Since finding a wonderful brand of yellow corn tortillas, which are thick and chewy, and incredible for soft tacos, I just may try a few more healthier tacos this summer. I also made the recommended salsa for the tacos, Tomatillo-Arbol Chile Salsa, and a pot of beans, using Rebosero beans from The Rancho Gordo Xoxoc Project.
"The earthy meatiness of portobello mushrooms pairs wonderfully with the smoky flavors of chipotle chiles. The mushrooms are sauteed in butter, which imparts a delicious nuttiness and helps the mushrooms brown. Toasted pine nuts or pumpkin seeds are a traditional and tasty garnish that increases the nuttiness of the dish..." I'm kicking myself now, because I forgot to add the pumpkin seeds! Regardless, these tacos are fantastic.
Portobello Mushroom Tacos with Chipotle
Makes 8 tacos
1 pound portobello mushrooms
6 tablespoons unsalted butter
3 cloves garlic, minced
1/2 teaspoon Kosher salt
Freshly ground black pepper
2 teaspoons chipotle puree
1 tablespoon finely chopped fresh cilantro leaves
1 cup grated smoked mozzarella cheese
8 (5 1/2 inch) soft yellow corn tortillas
Garnish: Lightly toasted pine nuts or pumpkin seeds
Tomatillo-Arbol Chile Salsa (recipe follows)
Make the chipotle puree: In a blender or small food processor, puree the contents of a small can of chiles in adobo sauce. Refrigerate for up to a month, or freeze for later use.
Remove the mushroom stems, chop them, and reserve. If any of the mushrooms are large, scrape off the gills with a spoon and reserve. Cut the caps into 1/4-inch thick slices and reserve.
You will need to cook the mushrooms in two batches so they will brown and not steam from overcrowding.
Heat a heavy skillet for about 2 minutes over medium-high heat. Melt 3 tablespoons of the butter in the pan, then add half of the sliced mushrooms, and half of the chopped stems and any reserved gills. Add half the garlic, 1/4 teaspoon of the salt, and a few grinds of pepper. Saute the mushrooms until golden brown and caramelized, about 8 minutes. Transfer this batch of mushrooms to a plate, and repeat with the other half of the mushrooms, with the remaining 3 tablespoons butter, garlic, salt, and pepper. Turn off the heat and return the first batch of mushrooms to the pan. Add the chipotle puree and cilantro and stir to combine. Sprinkle on the cheese and gently stir to melt the cheese.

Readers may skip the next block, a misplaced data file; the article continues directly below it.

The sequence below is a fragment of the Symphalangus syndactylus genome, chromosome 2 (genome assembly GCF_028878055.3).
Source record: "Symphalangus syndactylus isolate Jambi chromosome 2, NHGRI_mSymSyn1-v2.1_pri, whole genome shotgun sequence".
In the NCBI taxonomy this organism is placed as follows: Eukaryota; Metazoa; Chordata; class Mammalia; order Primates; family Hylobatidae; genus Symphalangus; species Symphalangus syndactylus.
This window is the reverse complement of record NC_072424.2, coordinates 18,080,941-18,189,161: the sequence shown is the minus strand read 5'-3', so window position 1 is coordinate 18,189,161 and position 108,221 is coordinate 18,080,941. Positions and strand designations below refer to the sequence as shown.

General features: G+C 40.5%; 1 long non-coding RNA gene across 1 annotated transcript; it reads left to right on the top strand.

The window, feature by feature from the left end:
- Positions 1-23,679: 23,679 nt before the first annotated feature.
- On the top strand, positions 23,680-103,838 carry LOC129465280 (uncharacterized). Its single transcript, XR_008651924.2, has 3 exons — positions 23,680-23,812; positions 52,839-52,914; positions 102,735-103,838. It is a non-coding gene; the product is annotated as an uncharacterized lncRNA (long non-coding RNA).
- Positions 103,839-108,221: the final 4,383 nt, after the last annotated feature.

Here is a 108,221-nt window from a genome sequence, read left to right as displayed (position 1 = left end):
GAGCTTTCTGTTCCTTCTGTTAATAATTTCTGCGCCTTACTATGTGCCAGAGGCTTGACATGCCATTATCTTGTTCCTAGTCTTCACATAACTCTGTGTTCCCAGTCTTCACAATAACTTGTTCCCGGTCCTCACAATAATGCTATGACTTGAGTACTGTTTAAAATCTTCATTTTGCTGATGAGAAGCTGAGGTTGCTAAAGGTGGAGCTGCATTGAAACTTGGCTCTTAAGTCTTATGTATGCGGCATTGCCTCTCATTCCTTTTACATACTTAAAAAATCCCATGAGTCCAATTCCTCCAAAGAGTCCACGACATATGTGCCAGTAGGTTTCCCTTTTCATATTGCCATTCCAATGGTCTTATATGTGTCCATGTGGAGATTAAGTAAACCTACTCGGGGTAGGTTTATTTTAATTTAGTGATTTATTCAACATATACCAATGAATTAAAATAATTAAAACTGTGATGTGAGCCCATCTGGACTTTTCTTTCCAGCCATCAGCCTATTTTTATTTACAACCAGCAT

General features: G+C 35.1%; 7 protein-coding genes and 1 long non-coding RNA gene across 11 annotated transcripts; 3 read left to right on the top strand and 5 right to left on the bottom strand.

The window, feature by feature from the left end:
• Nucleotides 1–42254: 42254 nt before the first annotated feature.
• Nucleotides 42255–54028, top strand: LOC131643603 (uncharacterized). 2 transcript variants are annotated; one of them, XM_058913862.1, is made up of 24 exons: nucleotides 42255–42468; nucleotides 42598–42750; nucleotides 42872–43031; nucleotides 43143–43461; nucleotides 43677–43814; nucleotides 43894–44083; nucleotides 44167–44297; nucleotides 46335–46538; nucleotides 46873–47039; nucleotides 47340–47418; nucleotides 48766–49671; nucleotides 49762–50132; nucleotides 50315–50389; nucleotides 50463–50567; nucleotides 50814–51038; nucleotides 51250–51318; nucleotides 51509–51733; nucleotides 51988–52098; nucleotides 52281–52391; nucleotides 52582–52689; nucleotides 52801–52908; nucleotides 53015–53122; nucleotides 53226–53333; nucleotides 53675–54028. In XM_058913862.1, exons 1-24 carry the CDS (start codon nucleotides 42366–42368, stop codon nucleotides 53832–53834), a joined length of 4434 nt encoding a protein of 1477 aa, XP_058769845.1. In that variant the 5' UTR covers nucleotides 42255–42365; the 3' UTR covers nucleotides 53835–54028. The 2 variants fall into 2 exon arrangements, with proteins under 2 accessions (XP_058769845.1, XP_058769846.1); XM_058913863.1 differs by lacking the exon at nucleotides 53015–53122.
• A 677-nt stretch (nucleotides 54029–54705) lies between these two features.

To serve, lay the tortillas side by side, open face and overlapping on a platter. Divide the filling equally between the tortillas, and top with salsa and toasted pine nuts or pumpkin seeds.
Tomatillo-Arbol Chile Salsa
Adapted from Tacos
Makes 2 cups
4 tomatillos, husked, rinsed and blackened
3 Roma tomatoes, blackened
5 dried de arbol chiles, stemmed, with seeds
1 clove garlic
1 teaspoon packed dark brown sugar
1 tablespoon chopped fresh cilantro leaves
½ teaspoon cumin seed, toasted and ground
½ teaspoon dried Mexican oregano, toasted and ground
½ teaspoon Kosher salt
1 tablespoon peanut oil
To blacken the tomatillos and Roma tomatoes, place on a baking sheet under the broiler for about 5 minutes, rotating until the skins are charred and blistered on all sides. Cut out and discard the stem and core from the tomatillos and Romas.
In a small pan, toast the cumin seed and oregano over medium heat for about 5 minutes, until fragrant. Grind in a spice grinder.
Place all ingredients, except peanut oil, in a blender and puree until smooth.
In a large, heavy nonstick skillet, heat the peanut oil over high heat until just smoking. Turn the heat down to medium-high and carefully add the sauce. Stir continuously with a wooden spoon for 3 to 5 minutes, until it thickens slightly. The sauce will keep for about 2 months in the refrigerator.
A few other tacos from Tacos: